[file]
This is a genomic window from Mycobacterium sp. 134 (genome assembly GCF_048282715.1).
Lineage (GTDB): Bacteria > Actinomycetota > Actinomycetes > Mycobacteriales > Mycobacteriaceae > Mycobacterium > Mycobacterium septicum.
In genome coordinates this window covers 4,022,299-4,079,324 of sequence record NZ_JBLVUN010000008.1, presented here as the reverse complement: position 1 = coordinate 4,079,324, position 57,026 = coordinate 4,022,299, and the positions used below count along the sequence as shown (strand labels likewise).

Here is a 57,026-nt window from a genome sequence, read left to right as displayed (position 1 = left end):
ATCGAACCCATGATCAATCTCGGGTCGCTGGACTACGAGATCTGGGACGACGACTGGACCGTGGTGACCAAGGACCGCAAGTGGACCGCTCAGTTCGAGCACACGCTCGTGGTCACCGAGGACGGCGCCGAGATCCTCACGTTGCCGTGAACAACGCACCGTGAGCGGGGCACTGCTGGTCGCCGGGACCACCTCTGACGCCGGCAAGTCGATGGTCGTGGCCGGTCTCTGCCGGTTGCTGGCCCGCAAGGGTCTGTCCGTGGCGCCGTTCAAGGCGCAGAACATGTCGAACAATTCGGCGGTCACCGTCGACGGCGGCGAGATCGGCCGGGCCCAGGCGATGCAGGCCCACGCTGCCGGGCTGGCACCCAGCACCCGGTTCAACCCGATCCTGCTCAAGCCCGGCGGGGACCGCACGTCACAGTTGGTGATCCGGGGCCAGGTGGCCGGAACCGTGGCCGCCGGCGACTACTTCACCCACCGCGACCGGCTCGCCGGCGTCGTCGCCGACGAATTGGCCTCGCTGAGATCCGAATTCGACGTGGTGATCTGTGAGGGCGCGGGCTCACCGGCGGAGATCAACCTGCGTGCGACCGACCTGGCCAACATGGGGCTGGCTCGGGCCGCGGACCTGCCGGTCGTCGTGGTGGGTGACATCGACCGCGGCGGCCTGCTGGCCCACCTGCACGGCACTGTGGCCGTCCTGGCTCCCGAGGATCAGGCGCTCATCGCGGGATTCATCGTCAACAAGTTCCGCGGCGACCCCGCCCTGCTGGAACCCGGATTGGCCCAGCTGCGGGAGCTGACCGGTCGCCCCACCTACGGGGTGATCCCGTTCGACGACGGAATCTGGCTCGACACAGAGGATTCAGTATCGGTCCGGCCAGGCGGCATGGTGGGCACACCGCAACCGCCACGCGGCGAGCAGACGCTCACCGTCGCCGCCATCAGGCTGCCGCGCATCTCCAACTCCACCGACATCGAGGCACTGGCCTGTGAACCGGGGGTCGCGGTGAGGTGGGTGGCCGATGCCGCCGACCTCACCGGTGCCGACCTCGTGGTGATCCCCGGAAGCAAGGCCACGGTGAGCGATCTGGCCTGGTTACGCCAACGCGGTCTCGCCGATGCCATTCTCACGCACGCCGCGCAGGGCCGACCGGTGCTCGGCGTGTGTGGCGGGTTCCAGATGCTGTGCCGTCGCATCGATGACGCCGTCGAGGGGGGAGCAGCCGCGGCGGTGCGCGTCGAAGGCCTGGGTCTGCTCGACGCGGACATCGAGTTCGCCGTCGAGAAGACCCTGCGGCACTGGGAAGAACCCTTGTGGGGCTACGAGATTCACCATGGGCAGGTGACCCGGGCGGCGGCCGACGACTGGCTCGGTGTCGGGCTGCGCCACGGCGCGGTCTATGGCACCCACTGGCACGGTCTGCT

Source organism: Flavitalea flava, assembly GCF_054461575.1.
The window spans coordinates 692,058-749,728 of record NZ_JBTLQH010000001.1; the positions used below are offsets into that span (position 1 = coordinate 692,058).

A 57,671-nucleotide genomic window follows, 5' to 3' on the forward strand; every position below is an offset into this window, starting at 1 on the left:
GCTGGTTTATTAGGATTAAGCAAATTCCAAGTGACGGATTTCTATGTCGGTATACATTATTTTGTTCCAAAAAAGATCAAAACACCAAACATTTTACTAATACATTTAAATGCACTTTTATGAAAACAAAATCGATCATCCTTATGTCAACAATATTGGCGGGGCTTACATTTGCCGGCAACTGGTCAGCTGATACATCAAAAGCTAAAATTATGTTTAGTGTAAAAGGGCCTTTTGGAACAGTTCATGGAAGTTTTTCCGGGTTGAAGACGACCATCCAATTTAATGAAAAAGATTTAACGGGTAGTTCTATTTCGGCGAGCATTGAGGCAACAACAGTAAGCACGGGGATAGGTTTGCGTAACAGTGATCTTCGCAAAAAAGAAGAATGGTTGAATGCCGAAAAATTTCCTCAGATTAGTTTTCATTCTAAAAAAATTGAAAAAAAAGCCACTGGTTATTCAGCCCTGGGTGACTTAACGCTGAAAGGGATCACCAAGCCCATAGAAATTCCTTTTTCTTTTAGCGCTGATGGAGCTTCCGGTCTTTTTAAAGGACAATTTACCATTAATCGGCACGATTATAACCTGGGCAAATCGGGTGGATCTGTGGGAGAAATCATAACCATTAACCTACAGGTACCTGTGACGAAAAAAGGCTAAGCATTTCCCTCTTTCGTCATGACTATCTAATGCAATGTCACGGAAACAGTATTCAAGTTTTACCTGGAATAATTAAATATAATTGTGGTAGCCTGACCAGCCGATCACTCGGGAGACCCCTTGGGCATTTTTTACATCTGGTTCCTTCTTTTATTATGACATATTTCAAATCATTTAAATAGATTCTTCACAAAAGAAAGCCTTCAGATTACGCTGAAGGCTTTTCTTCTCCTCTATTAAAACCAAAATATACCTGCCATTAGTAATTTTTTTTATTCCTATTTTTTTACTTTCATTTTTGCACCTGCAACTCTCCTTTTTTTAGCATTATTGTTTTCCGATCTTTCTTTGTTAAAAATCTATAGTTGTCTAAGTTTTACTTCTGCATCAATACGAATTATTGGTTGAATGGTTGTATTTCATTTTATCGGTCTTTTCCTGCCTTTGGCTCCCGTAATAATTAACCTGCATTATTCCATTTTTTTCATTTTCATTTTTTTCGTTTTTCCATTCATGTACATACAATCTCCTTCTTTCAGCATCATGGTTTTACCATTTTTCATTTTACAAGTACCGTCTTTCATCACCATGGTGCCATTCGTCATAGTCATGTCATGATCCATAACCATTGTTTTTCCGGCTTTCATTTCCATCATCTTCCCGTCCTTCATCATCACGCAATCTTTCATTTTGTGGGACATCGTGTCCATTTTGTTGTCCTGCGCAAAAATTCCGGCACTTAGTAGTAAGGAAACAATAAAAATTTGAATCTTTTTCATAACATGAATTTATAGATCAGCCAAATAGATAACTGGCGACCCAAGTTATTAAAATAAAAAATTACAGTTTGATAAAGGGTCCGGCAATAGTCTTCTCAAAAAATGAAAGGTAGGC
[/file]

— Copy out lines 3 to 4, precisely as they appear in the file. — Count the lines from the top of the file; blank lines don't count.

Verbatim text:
In genome coordinates this window covers 4,022,299-4,079,324 of sequence record NZ_JBLVUN010000008.1, presented here as the reverse complement: position 1 = coordinate 4,079,324, position 57,026 = coordinate 4,022,299, and the positions used below count along the sequence as shown (strand labels likewise).

Here is a 57,026-nt window from a genome sequence, read left to right as displayed (position 1 = left end):